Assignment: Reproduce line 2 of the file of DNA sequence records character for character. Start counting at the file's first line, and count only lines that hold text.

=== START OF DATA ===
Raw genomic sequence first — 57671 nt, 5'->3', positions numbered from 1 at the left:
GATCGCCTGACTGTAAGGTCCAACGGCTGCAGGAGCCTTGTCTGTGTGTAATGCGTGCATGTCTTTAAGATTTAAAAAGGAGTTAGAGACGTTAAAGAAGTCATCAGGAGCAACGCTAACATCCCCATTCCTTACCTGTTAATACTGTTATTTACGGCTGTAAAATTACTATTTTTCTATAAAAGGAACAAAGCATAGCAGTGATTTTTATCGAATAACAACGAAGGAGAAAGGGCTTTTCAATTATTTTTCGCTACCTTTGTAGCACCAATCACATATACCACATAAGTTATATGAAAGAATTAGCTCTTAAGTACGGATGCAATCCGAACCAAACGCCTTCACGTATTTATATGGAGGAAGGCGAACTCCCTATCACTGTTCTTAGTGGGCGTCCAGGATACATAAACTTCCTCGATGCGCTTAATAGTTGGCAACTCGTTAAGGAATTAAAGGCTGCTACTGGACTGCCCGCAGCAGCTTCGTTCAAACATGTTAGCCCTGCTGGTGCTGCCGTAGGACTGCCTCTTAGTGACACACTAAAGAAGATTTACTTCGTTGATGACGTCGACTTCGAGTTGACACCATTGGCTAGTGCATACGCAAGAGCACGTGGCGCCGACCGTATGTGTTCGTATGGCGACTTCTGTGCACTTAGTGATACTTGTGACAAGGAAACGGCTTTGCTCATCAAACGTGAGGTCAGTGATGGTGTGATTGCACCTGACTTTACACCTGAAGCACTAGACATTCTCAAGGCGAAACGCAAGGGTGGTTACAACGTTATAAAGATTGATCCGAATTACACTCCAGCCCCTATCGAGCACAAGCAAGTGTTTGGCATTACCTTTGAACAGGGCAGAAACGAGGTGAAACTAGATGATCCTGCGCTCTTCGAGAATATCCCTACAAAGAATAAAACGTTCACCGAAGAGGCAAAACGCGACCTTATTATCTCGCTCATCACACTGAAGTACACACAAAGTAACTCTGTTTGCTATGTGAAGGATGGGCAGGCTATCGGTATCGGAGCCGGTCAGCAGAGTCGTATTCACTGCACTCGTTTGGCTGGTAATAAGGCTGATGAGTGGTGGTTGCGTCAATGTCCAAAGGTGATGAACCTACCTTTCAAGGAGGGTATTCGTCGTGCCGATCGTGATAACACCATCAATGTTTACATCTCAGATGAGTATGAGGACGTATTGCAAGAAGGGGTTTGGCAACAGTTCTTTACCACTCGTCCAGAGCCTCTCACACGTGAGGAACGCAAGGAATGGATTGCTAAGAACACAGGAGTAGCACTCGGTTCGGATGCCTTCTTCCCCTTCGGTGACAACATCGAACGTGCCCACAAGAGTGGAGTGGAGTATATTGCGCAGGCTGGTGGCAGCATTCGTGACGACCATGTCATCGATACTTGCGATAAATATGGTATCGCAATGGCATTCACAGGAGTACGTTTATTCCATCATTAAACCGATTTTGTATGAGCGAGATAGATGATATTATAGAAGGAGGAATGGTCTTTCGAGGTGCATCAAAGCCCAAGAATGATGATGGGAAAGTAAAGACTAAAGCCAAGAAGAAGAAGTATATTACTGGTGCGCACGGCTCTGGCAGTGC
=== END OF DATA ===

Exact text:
GATCGCCTGACTGTAAGGTCCAACGGCTGCAGGAGCCTTGTCTGTGTGTAATGCGTGCATGTCTTTAAGATTTAAAAAGGAGTTAGAGACGTTAAAGAAGTCATCAGGAGCAACGCTAACATCCCCATTCCTTACCTGTTAATACTGTTATTTACGGCTGTAAAATTACTATTTTTCTATAAAAGGAACAAAGCATAGCAGTGATTTTTATCGAATAACAACGAAGGAGAAAGGGCTTTTCAATTATTTTTCGCTACCTTTGTAGCACCAATCACATATACCACATAAGTTATATGAAAGAATTAGCTCTTAAGTACGGATGCAATCCGAACCAAACGCCTTCACGTATTTATATGGAGGAAGGCGAACTCCCTATCACTGTTCTTAGTGGGCGTCCAGGATACATAAACTTCCTCGATGCGCTTAATAGTTGGCAACTCGTTAAGGAATTAAAGGCTGCTACTGGACTGCCCGCAGCAGCTTCGTTCAAACATGTTAGCCCTGCTGGTGCTGCCGTAGGACTGCCTCTTAGTGACACACTAAAGAAGATTTACTTCGTTGATGACGTCGACTTCGAGTTGACACCATTGGCTAGTGCATACGCAAGAGCACGTGGCGCCGACCGTATGTGTTCGTATGGCGACTTCTGTGCACTTAGTGATACTTGTGACAAGGAAACGGCTTTGCTCATCAAACGTGAGGTCAGTGATGGTGTGATTGCACCTGACTTTACACCTGAAGCACTAGACATTCTCAAGGCGAAACGCAAGGGTGGTTACAACGTTATAAAGATTGATCCGAATTACACTCCAGCCCCTATCGAGCACAAGCAAGTGTTTGGCATTACCTTTGAACAGGGCAGAAACGAGGTGAAACTAGATGATCCTGCGCTCTTCGAGAATATCCCTACAAAGAATAAAACGTTCACCGAAGAGGCAAAACGCGACCTTATTATCTCGCTCATCACACTGAAGTACACACAAAGTAACTCTGTTTGCTATGTGAAGGATGGGCAGGCTATCGGTATCGGAGCCGGTCAGCAGAGTCGTATTCACTGCACTCGTTTGGCTGGTAATAAGGCTGATGAGTGGTGGTTGCGTCAATGTCCAAAGGTGATGAACCTACCTTTCAAGGAGGGTATTCGTCGTGCCGATCGTGATAACACCATCAATGTTTACATCTCAGATGAGTATGAGGACGTATTGCAAGAAGGGGTTTGGCAACAGTTCTTTACCACTCGTCCAGAGCCTCTCACACGTGAGGAACGCAAGGAATGGATTGCTAAGAACACAGGAGTAGCACTCGGTTCGGATGCCTTCTTCCCCTTCGGTGACAACATCGAACGTGCCCACAAGAGTGGAGTGGAGTATATTGCGCAGGCTGGTGGCAGCATTCGTGACGACCATGTCATCGATACTTGCGATAAATATGGTATCGCAATGGCATTCACAGGAGTACGTTTATTCCATCATTAAACCGATTTTGTATGAGCGAGATAGATGATATTATAGAAGGAGGAATGGTCTTTCGAGGTGCATCAAAGCCCAAGAATGATGATGGGAAAGTAAAGACTAAAGCCAAGAAGAAGAAGTATATTACTGGTGCGCACGGCTCTGGCAGTGC